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Getting connection from pool?

scott miles
Ranch Hand

Joined: Jun 16, 2011
Posts: 70

Assume that we get database connection from datasource pool in jdbc. If we dont close the connection that connection
will be lying there as it is and consider as connection leak and will not return to pool. But if we close the connection that connection will
move back to pool , Is this correct?
Secone question is we always say connection is expensive and scarce reasource. Can't we get connection for every request
even if we dont close some of the connections in between(i mean some connection leaks exists)?Is there a maximum limit of connection production
on database server ?
Jan Cumps
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Joined: Dec 20, 2006
Posts: 2495
    
    8

Hi,

1st question: Yes, that is right.

2nd question: there is a maximum number of connections.


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scott miles
Ranch Hand

Joined: Jun 16, 2011
Posts: 70
Jan Cumps wrote:Hi,

1st question: Yes, that is right.


In case we dont get the connection from datasource, and we do connection.close then connection will be physically closed but in case of datasource it will go back to pool. right?

2nd question: there is a maximum number of connections.



cant we increase to some large value near to infinite so that connection is never run out even in case of resource leak.
Ulf Dittmer
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Joined: Mar 22, 2005
Posts: 41525
    
  53
scott miles wrote:But if we close the connection that connection will move back to pool , Is this correct?

No. You should never close a connection that you obtain from a connection pool - you should return it back into the pool when you're done with it. Closing it a) does not return it to the pool, and may b) play havoc with the pool's connection management (at least of you're talking about java.sql.Connection; if you're using some other connection abstraction, then it may well return the connection to the pool if you call some "close()" method it may happen to have).

As to increasing the pool size to a large number - don't do that. It runs counter to the point of having connections managed by the pool. Instead, look at the pool options - most have a setting where you can specify a timeout where a connection is reclaimed by the pool if it isn't returned to the pool within a specified timeframe. See http://www.mchange.com/projects/c3p0/index.html#unreturnedConnectionTimeout for c3p0 and http://commons.apache.org/dbcp/configuration.html for Apache DBCP (search for "abandoned").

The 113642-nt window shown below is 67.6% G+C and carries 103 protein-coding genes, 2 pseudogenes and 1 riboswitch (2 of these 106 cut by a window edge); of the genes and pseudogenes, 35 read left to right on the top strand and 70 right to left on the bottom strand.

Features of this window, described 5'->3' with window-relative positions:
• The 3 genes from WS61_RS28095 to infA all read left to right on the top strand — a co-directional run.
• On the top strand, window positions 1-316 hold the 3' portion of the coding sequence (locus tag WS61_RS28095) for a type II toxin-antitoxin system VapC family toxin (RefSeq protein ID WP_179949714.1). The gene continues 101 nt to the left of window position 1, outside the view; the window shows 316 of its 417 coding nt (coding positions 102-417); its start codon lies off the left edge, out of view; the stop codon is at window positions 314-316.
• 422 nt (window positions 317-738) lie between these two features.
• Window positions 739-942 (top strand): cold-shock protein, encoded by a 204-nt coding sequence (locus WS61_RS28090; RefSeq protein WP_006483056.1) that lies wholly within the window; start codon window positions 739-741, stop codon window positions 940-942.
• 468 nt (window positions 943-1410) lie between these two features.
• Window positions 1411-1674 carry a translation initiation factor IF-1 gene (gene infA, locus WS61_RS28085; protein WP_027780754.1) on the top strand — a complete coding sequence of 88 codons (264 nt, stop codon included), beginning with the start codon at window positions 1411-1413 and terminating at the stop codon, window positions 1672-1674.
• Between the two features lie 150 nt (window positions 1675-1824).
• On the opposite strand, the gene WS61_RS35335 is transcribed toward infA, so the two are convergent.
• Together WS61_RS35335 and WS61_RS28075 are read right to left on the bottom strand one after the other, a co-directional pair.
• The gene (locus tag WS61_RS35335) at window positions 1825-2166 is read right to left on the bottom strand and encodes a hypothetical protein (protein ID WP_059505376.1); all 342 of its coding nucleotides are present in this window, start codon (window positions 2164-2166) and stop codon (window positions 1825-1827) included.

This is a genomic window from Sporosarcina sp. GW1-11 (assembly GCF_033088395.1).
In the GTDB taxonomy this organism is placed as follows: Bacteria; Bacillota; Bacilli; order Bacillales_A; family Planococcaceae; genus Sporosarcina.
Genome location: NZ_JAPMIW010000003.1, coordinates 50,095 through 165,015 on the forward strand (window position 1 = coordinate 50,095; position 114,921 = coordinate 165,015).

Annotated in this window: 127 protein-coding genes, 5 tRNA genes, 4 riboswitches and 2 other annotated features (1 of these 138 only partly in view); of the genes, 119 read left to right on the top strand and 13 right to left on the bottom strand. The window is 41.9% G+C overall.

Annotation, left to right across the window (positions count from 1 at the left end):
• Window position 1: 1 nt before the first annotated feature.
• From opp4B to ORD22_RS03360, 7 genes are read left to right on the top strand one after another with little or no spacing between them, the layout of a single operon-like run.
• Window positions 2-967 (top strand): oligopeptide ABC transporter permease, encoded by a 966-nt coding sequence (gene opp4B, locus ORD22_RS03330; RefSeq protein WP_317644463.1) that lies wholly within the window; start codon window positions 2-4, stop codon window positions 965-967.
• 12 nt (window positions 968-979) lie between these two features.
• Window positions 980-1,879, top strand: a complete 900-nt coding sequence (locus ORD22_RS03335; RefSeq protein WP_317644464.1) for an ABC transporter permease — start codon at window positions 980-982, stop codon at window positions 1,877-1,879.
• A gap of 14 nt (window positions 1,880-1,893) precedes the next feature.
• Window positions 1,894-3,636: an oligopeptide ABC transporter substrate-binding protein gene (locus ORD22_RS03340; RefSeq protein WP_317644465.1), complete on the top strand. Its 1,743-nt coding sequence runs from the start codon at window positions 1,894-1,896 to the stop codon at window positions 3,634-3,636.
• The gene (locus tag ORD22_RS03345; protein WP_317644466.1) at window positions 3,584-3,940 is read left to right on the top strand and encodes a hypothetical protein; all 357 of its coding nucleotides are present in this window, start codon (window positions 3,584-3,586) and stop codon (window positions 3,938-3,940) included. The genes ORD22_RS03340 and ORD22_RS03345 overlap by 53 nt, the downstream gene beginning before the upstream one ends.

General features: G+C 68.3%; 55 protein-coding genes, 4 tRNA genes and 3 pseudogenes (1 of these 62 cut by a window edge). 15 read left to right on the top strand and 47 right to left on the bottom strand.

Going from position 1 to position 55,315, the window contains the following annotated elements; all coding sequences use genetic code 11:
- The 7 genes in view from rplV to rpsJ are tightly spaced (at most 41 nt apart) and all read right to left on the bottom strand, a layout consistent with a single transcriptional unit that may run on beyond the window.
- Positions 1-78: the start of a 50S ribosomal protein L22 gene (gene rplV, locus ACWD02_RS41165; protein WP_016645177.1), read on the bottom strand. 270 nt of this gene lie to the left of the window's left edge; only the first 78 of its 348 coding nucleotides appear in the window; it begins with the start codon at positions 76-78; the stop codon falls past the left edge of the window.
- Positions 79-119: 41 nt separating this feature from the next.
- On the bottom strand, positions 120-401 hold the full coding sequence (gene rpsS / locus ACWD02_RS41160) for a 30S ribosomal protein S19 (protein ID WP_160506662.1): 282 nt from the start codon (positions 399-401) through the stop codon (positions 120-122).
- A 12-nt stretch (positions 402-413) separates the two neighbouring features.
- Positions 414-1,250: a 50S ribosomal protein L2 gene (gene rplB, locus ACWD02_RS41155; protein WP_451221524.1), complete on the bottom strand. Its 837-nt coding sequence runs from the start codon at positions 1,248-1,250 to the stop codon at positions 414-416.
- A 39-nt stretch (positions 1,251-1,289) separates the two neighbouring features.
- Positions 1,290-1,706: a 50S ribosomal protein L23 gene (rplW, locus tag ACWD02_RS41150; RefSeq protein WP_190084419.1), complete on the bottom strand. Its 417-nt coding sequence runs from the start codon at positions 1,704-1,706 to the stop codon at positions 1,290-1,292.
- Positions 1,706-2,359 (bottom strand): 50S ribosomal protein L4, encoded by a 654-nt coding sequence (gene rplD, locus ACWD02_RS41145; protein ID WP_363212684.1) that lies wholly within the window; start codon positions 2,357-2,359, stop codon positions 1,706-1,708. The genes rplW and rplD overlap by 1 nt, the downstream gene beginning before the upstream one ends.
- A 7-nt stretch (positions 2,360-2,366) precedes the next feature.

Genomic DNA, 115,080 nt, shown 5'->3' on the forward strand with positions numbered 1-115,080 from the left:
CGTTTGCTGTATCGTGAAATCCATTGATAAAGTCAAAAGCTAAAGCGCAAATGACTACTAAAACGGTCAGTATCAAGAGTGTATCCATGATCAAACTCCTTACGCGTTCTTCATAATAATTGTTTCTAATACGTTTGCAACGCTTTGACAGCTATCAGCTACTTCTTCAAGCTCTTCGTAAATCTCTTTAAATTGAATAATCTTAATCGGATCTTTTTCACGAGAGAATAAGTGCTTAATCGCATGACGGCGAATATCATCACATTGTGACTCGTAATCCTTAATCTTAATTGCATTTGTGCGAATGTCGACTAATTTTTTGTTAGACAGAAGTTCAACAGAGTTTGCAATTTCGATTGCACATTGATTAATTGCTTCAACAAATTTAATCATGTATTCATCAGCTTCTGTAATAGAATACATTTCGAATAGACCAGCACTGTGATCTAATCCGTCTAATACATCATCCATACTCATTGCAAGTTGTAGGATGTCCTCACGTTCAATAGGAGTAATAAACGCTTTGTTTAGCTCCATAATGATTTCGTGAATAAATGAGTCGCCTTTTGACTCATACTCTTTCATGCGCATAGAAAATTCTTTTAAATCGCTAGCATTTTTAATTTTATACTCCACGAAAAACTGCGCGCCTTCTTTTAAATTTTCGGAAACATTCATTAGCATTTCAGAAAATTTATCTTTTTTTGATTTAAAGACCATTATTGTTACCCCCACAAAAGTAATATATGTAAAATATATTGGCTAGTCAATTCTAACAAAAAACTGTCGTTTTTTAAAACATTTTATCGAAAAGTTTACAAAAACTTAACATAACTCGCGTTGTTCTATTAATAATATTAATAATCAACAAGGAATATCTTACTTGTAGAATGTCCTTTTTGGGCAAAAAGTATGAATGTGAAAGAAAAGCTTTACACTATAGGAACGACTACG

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scott miles
Ranch Hand

Joined: Jun 16, 2011
Posts: 70

No. You should never close a connection that you obtain from a connection pool - you should return it back into the pool when you're done with it.


How can we return the connection to pool in programme?

Ulf Dittmer
Marshal

Joined: Mar 22, 2005
Posts: 41525
    
  53
That depends on the connection pool API.
Jeanne Boyarsky
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Joined: May 26, 2003
Posts: 30309
    
150

Ulf Dittmer wrote:
scott miles wrote:But if we close the connection that connection will move back to pool , Is this correct?

No. You should never close a connection that you obtain from a connection pool - you should return it back into the pool when you're done with it. Closing it a) does not return it to the pool, and may b) play havoc with the pool's connection management (at least of you're talking about java.sql.Connection; if you're using some other connection abstraction, then it may well return the connection to the pool if you call some "close()" method it may happen to have).

All the ones I've used have wrapped close() to mean return to pool. This matters because the code shouldn't care whether the datasource is giving a pooled connection or a standalone one. This being the code that calls close on resultset/statement/connection.

Do you have an example of some library that you don't call close() to return the connection to the pool? Or are you referring to Scott's scenario where he gets a pooled connection in some way other than the pool?


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Ulf Dittmer
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Joined: Mar 22, 2005
Posts: 41525
    
  53
Yes, I've seen pool implementations that would hand you a raw java.sql.Connection that you had better not close. There'd be an explicit call to the pool API to return it to the pool. It's possible that these types of pool implementations are now extinct, given that most JDBC drivers now have their own pooled DataSource implementations.
 
 
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